Predictably, the close, still undecided race for state attorney general -- with a count that shows a small margin separating Democrat Kamala Harris and Republican Steve Colley -- is now producing allegations by both sides.
Why bother? Add this nonsense to the list of reasons why California shouldn't bother having an elected attorney general. The state doesn't need any more political sport, which is about all Californians get for the trouble of having this office be an elected one.
It would be far better if the governor appointed the attorney general (and a number of other executive offices that are elected, including treasurer, controller, superintendent of public instruction and insurance commissioner). Governing California is a hard enough job without having the person who represents the state in court -- the a.g. -- being a potential political rival of a different party.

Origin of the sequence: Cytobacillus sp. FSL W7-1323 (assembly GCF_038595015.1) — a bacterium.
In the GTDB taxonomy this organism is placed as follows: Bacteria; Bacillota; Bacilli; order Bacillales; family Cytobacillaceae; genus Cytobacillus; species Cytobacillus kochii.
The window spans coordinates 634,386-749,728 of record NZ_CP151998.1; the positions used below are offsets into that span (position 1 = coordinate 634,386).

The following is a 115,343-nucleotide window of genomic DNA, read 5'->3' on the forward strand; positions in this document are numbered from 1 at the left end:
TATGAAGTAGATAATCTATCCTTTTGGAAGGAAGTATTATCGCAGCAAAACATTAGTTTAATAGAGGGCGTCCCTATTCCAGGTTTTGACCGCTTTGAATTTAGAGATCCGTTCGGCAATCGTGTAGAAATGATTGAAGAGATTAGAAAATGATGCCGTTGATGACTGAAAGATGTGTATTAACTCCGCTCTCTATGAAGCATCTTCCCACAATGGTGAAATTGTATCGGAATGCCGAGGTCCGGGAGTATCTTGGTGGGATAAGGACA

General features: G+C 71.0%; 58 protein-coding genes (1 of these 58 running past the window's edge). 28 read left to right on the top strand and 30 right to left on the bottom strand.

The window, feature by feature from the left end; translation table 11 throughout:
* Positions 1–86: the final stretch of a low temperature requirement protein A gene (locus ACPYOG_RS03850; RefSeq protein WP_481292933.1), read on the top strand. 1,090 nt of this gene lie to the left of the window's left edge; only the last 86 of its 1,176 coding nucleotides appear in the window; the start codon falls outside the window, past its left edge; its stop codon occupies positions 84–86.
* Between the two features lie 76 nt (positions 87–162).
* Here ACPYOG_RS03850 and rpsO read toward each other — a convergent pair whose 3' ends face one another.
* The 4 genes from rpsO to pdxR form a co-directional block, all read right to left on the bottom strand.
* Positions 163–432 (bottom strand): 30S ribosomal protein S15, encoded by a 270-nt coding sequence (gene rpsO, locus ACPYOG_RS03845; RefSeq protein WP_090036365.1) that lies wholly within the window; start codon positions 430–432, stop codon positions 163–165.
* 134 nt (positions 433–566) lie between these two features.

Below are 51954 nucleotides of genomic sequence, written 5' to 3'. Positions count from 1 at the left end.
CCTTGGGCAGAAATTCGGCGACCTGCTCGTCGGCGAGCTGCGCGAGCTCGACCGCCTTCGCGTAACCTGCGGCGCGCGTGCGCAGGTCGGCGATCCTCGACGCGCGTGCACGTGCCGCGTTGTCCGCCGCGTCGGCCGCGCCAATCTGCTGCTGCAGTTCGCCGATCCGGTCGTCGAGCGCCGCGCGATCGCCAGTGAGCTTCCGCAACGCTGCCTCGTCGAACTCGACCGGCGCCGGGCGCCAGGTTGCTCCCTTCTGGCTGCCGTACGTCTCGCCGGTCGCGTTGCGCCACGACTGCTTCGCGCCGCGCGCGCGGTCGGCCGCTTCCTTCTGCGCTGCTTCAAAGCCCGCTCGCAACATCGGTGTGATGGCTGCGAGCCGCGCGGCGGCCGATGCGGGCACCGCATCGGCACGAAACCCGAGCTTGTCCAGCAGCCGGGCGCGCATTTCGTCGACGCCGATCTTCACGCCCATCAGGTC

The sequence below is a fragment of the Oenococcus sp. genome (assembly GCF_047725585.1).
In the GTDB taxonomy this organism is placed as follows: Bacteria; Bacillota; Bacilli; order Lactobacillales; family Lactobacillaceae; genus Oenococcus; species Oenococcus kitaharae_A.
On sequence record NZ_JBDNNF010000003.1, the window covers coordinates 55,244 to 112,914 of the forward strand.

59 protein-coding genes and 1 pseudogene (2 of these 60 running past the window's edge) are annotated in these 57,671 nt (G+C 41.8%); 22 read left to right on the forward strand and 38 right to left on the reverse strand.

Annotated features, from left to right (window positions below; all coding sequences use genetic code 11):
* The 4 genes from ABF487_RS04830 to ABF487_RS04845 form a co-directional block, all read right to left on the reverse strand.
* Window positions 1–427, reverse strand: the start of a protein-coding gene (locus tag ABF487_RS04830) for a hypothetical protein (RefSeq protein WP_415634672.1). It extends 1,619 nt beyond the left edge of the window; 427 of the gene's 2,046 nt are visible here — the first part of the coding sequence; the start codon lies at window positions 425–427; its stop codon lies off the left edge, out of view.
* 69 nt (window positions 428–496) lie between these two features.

One other reason: we'd be spared elections that produce acrimony -- and corruption. The only people who are intensely interested in these other executive offices are those with strong financial interests in the outcome of decisions made by them. No one else much pays attention. As a result, these offices have mostly served as incubators of political ambition -- and of pay-to-play politics. If there's anything good that comes out of the Harris-Cooley race, it might be a constitutional reform making sure there's never another election for attorney general.